a. for 3 mega pixels – a 256 MB memory card
b. for 4 mega pixels – a 512 MB memory card
c. for 6 mega pixels – 1 gigabyte memory card
Then you do not have to miss another shot because your card is full.
7. Not High Resolution All the Time
It is more advisable to squeeze more images by shooting a low quality and resolution settings than taking shots with a high resolution all the time. This way you can reserve a space and a 2272 x 1704 resolution on the next great image of the century and enough for the portrait to be printed on a 8” x 10” inch paper suitable for framing.
However, if you have enough memory (and you should), there is no reason to shoot at a lower resolution and risk missing the chance to display your work the big way.
8. Tolerate that Tripod
Tripods are “unnecessarily bulky” for some so seldom do people like to bring them around.
Nowadays, there is an ingenious way to settle the dilemma whether to bring a tripod around or to do without it. The UltraPod II™ developed by Pedco fits in your back pocket and holds your camera steady in various situations.
You can use the Velcro™ strap to attach your camera on a tree limb or an available pole. Its legs can be opened on any flat surface or even on a boulder.
Now, you can be a real photographer without carrying a heavy burden.
9. The Fun with Self Timer
Another under-used feature on almost every digital camera is the self timer. This function can be used to save the photographer for missing the picture by delaying the firing of the shutter up to 10 seconds.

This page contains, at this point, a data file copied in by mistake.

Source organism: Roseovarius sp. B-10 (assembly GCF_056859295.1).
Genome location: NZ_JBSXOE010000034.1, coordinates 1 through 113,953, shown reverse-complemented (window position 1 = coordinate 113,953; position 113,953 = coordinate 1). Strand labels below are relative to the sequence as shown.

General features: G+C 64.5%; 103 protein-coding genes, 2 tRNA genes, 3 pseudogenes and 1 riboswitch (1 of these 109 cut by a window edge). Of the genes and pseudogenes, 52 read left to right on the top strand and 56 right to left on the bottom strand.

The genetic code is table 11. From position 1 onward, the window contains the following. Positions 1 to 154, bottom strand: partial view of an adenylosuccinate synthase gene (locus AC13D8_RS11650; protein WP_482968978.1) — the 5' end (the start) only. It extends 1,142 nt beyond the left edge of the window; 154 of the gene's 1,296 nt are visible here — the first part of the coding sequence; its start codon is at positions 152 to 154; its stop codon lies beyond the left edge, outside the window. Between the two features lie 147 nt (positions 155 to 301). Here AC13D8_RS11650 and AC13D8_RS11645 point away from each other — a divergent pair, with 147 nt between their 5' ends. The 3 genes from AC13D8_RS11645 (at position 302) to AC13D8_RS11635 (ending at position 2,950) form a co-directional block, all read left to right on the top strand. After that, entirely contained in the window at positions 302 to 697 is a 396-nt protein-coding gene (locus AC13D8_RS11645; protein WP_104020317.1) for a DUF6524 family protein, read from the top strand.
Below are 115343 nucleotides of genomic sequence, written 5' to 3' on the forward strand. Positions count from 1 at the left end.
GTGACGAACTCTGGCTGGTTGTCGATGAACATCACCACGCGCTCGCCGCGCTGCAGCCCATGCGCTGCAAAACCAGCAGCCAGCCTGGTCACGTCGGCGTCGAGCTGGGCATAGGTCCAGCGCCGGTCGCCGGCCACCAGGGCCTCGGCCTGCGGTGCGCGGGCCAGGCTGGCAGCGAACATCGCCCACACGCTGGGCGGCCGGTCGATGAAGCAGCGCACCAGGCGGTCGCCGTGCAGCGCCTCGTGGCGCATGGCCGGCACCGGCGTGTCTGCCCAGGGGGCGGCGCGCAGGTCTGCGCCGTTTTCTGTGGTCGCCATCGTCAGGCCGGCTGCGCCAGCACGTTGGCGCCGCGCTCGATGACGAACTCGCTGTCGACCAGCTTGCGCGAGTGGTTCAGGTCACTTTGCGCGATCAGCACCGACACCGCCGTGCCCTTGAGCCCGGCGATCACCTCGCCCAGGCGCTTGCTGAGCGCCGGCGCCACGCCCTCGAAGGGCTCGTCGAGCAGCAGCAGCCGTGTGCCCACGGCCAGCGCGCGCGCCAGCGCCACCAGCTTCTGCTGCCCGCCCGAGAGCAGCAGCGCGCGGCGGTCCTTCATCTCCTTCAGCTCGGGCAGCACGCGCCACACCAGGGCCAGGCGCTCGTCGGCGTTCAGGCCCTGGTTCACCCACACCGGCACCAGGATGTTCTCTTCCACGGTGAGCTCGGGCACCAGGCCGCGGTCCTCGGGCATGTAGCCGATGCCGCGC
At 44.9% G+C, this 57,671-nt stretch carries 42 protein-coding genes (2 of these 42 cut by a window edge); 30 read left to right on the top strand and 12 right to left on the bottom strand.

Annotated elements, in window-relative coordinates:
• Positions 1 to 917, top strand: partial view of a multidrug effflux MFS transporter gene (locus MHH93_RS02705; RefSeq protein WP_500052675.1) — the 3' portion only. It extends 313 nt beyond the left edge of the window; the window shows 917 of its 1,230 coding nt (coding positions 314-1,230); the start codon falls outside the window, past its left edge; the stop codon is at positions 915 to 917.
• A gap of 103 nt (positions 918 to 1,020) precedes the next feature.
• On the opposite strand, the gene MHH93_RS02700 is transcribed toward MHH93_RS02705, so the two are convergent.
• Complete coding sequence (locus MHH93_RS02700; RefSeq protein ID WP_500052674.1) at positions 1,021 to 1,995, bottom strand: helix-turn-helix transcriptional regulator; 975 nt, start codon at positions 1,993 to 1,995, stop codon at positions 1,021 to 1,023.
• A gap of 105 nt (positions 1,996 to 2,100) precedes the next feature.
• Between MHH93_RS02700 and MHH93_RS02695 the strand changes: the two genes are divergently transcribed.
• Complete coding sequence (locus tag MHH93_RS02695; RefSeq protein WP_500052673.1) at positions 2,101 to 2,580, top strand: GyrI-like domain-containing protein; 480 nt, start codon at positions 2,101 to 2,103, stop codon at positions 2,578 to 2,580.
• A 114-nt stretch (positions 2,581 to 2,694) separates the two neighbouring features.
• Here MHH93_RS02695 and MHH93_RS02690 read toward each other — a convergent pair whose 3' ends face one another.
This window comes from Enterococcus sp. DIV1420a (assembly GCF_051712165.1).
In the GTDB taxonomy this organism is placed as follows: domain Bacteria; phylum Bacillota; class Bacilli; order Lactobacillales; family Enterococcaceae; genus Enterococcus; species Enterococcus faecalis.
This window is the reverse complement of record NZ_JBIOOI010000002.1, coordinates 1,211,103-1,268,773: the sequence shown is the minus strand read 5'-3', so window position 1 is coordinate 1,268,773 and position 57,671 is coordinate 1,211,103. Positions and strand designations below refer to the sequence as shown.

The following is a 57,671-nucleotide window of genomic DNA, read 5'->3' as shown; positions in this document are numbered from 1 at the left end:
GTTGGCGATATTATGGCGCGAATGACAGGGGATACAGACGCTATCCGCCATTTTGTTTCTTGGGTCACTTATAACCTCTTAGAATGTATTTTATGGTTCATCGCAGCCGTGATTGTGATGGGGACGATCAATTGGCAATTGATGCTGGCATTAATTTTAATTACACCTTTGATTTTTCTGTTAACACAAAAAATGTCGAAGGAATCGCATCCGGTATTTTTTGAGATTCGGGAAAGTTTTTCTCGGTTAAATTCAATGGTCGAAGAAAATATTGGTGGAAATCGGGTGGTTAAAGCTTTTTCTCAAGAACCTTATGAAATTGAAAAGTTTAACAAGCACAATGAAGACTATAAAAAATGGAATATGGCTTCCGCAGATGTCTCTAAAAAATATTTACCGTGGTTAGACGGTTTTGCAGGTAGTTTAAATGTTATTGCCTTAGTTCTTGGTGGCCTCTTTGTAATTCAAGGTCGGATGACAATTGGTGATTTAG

You can attach your UltraPod™ to ensure that your camera will not be taken away that easily by some strangers. Of course, you need to aim at the subject and not at a distant background before setting up the timer. Also the depth of the subject should be checked too.
By using self timers, you can also avoid accidentally jarring the camera when you are interested in making long exposures of cars driving at dusk as you initiate the focus.
10. Slow Motions
Normally, you will use an exposure of one second or a bit longer to create the flowing effect of water. In this case, you have to look for waterfalls or streams that are under the shade.
One trick is to use a polarizer or your sunglasses to darken the scene and create a longer exposure. More so, this technique can also eliminate distractions from your portrait.
For a really good photographer, which implies using creativity and ingenuity, viewers often get curious and ask, “What sort of camera model do you have there?”
Would it be more humbling for them to hear that you are using a normal aim and shoot model?
Or you can simply say, “Model ME.”